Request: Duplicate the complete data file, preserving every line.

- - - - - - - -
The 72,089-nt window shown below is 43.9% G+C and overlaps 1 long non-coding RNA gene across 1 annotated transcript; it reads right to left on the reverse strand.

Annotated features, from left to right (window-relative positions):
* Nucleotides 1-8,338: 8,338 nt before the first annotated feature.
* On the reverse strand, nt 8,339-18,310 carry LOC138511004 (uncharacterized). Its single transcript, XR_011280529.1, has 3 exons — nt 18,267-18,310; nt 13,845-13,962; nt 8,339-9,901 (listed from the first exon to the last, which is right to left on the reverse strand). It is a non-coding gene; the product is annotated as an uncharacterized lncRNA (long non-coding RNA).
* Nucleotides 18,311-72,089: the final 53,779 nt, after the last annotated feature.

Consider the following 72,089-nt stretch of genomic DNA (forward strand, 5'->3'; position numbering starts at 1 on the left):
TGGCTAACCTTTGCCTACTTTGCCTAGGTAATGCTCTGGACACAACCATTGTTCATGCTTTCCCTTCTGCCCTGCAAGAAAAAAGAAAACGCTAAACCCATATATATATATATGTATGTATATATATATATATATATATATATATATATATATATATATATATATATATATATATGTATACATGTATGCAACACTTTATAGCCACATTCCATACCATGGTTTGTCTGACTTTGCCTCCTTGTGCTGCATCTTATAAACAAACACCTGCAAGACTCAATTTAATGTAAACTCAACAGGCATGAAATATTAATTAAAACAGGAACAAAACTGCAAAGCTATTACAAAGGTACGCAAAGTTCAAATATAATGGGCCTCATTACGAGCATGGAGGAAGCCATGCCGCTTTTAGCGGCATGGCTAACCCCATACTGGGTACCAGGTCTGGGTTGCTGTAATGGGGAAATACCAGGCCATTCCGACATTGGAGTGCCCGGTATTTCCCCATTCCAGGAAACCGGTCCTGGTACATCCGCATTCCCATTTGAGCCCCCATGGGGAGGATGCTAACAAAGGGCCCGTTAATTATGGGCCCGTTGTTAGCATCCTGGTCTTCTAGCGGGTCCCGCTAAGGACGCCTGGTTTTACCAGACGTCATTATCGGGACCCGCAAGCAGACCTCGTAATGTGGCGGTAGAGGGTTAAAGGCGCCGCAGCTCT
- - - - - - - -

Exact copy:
The 72,089-nt window shown below is 43.9% G+C and overlaps 1 long non-coding RNA gene across 1 annotated transcript; it reads right to left on the reverse strand.

Annotated features, from left to right (window-relative positions):
* Nucleotides 1-8,338: 8,338 nt before the first annotated feature.
* On the reverse strand, nt 8,339-18,310 carry LOC138511004 (uncharacterized). Its single transcript, XR_011280529.1, has 3 exons — nt 18,267-18,310; nt 13,845-13,962; nt 8,339-9,901 (listed from the first exon to the last, which is right to left on the reverse strand). It is a non-coding gene; the product is annotated as an uncharacterized lncRNA (long non-coding RNA).
* Nucleotides 18,311-72,089: the final 53,779 nt, after the last annotated feature.

Consider the following 72,089-nt stretch of genomic DNA (forward strand, 5'->3'; position numbering starts at 1 on the left):
TGGCTAACCTTTGCCTACTTTGCCTAGGTAATGCTCTGGACACAACCATTGTTCATGCTTTCCCTTCTGCCCTGCAAGAAAAAAGAAAACGCTAAACCCATATATATATATATGTATGTATATATATATATATATATATATATATATATATATATATATATATATATATATATATGTATACATGTATGCAACACTTTATAGCCACATTCCATACCATGGTTTGTCTGACTTTGCCTCCTTGTGCTGCATCTTATAAACAAACACCTGCAAGACTCAATTTAATGTAAACTCAACAGGCATGAAATATTAATTAAAACAGGAACAAAACTGCAAAGCTATTACAAAGGTACGCAAAGTTCAAATATAATGGGCCTCATTACGAGCATGGAGGAAGCCATGCCGCTTTTAGCGGCATGGCTAACCCCATACTGGGTACCAGGTCTGGGTTGCTGTAATGGGGAAATACCAGGCCATTCCGACATTGGAGTGCCCGGTATTTCCCCATTCCAGGAAACCGGTCCTGGTACATCCGCATTCCCATTTGAGCCCCCATGGGGAGGATGCTAACAAAGGGCCCGTTAATTATGGGCCCGTTGTTAGCATCCTGGTCTTCTAGCGGGTCCCGCTAAGGACGCCTGGTTTTACCAGACGTCATTATCGGGACCCGCAAGCAGACCTCGTAATGTGGCGGTAGAGGGTTAAAGGCGCCGCAGCTCT